Jim Rhodes: From the time of pre-school, Vietnamese children are taught that teachers are “second parents.” This is an integral part of the national psyche; to act or think otherwise is truly sacrilegious.
Is the US system of public education in crisis? Many say the answer to that question is no. But almost all agree that we have two systems of public education in the United States - one based principally, though not entirely, in the suburbs and another that is based principally in poorer urban and rural areas. One is, unarguably in crisis. The other is not. These articles discuss the root causes and possible solutions.
Steve Hochstadt: I do like to talk with students, to see their reaction to the information I give them and the questions I ask. I believe that my colleagues are far more effective at teaching information, concepts, and ways of thinking than any computer program.
Robert Reich: A college degree no longer guarantees a good job. The main reason it pays better than the job of someone without a degree is the latter’s wages are dropping.
Samantha Winslow: Hundreds of Los Angeles teachers have been put on leave and in limbo. It’s been called “teacher jail,” and it’s not far off from the “rubber rooms” New York City tabloids have made famous. In both places, the tactic is used to scapegoat teachers and unions.
Mark Naison: All too many charter schools see the communities they are located in as toxic and seek to insulate and to isolate children and families from their surroundings.
Rudy Acuña: When I learned that California State University Northridge was negotiating a deal with the University of Mexico (UNAM) on numerous occasions, I warned the administration that Mexico had a horrible human rights record and that signing such as agreement without voicing objections could come back to bite them in the ass, which has happened in the case of the 43 disappeared normalistas.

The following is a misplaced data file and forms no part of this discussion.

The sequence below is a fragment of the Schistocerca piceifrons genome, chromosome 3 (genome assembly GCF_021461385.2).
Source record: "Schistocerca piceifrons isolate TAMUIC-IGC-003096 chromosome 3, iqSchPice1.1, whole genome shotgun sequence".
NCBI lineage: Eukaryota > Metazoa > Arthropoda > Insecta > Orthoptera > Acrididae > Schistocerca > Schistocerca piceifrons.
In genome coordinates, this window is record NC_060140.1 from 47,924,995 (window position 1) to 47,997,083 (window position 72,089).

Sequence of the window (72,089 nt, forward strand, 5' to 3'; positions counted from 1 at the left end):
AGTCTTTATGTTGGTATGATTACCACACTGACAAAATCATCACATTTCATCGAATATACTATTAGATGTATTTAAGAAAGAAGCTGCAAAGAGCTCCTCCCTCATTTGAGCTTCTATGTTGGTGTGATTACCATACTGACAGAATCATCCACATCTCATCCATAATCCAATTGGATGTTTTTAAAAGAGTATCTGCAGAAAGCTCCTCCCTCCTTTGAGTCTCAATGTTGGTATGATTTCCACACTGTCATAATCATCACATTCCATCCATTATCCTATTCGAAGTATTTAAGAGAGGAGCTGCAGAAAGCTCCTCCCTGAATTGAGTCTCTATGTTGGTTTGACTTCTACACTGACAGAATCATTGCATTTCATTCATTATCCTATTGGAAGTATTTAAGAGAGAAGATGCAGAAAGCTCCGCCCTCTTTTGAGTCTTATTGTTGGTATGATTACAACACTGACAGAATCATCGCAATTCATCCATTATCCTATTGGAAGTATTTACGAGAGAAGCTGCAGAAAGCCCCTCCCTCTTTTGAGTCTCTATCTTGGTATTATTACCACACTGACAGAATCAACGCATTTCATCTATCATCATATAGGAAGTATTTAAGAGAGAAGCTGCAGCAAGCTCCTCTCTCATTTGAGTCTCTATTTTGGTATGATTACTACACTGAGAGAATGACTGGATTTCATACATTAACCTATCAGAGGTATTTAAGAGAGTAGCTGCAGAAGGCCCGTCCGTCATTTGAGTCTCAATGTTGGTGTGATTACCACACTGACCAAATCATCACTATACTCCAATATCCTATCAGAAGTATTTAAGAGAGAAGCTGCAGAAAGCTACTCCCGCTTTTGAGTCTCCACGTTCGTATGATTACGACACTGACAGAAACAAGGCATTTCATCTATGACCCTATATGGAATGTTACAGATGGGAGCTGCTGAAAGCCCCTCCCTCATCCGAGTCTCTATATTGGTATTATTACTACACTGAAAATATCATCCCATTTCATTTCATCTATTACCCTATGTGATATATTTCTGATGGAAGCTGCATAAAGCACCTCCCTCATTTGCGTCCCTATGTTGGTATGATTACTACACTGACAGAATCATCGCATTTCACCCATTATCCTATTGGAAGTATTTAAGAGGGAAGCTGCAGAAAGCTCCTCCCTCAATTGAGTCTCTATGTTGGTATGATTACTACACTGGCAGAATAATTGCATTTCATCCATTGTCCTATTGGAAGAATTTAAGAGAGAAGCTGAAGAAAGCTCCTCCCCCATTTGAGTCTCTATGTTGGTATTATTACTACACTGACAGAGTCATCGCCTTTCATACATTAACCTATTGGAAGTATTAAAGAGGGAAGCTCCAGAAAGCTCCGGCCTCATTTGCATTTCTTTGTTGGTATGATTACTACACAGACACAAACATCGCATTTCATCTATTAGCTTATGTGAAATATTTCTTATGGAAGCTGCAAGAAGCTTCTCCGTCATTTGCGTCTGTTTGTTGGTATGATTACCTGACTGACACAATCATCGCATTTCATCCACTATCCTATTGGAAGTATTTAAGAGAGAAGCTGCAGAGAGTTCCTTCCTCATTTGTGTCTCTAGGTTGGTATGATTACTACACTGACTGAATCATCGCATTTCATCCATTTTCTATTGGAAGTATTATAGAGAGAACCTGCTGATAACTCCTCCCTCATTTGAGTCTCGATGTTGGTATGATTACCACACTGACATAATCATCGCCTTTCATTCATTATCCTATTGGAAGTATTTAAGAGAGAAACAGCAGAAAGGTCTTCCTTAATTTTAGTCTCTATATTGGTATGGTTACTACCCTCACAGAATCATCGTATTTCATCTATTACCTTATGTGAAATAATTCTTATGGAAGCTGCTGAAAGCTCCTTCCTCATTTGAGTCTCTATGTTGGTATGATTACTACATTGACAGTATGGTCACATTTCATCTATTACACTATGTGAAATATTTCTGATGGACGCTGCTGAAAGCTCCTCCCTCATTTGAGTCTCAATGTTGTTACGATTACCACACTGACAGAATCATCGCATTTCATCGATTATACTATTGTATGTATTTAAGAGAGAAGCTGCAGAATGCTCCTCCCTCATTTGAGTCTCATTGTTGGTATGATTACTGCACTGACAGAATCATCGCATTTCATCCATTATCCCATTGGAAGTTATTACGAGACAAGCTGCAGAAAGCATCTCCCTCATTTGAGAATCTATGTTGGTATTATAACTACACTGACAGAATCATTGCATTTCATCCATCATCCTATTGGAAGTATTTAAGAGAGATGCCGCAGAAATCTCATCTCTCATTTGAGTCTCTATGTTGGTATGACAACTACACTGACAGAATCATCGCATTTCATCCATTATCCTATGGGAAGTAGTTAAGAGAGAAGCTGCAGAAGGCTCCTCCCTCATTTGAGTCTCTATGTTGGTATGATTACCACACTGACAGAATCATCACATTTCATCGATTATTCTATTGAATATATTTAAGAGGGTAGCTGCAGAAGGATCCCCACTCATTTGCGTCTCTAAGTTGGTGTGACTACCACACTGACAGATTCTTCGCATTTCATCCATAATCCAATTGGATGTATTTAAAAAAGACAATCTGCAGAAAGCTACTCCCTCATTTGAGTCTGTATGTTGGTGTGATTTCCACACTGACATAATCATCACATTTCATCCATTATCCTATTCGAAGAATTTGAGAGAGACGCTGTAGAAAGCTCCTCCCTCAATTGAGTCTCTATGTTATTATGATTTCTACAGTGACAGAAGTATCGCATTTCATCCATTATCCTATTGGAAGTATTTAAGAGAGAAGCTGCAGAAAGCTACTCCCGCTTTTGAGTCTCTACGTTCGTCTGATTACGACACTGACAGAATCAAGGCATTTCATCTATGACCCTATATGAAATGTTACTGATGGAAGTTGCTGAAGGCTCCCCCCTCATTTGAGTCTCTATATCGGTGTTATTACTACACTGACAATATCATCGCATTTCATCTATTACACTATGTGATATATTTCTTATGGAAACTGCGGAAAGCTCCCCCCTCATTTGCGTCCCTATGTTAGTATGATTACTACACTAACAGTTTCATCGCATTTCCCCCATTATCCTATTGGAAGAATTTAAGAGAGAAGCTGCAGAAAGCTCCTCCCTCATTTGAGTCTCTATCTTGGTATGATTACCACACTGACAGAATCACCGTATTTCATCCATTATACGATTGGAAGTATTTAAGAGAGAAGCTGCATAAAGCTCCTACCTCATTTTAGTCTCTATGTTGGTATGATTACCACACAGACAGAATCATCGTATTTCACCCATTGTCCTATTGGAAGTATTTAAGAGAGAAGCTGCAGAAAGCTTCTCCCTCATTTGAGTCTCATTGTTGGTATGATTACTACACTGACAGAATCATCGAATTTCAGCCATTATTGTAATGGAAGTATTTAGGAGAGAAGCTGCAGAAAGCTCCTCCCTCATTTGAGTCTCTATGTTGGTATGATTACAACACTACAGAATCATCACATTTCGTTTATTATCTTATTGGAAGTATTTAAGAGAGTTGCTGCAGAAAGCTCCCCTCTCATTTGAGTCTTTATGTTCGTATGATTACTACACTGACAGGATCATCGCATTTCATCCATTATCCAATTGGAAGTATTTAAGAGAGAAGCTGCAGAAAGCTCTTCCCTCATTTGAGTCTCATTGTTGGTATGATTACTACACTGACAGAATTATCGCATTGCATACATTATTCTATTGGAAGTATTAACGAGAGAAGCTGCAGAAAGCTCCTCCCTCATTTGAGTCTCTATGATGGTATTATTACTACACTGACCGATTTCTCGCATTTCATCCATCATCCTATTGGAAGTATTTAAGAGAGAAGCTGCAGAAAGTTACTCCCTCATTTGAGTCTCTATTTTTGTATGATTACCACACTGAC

Steven Singer: American school children know there used to be slaves; they may even know the Native Americans weren’t treated so nicely. But they don’t know nearly the scope and fallout of these events.
Marla Kilfoyle and Melissa Alexander: As teachers we understand the importance of teacher tenure, which for the remainder of this article we will call due process. First of all, a teacher’s right to due process does NOT guarantee them a job for life.
Melissa Tomlinson: The implementation of corporate reform education policies has done nothing to re-allocate resources that would level the playing field to give these students an equal chance.
Marla Kilfoyle and Melissa Tomlinson: Secretary Duncan does not see his role in creating the test mania we see in our schools today. He does not see that funding used to pay for tests is the main contributor to the funding pitfalls that schools are currently facing.
Yohuru Williams: The image of Governor Christie sternly chastising a polite middle school teacher for asking a question, against the backdrop of a state wide investigation into fiscal mismanagement in education, made national headlines propelling Christie and Tomlinson into the national spotlight.
Peter Dreier: School board members and other community residents have witnessed Miramontes’ anger management problems and been subject to his abusive and threatening phone calls.
Rosemary Jenkins: Deasy was so dismissive of the Board’s guidance (let alone input from the teachers, other school personnel unions, and the community) that he fashioned himself in the style of a dictator. And as a result, Calamity John became his own self-made disaster.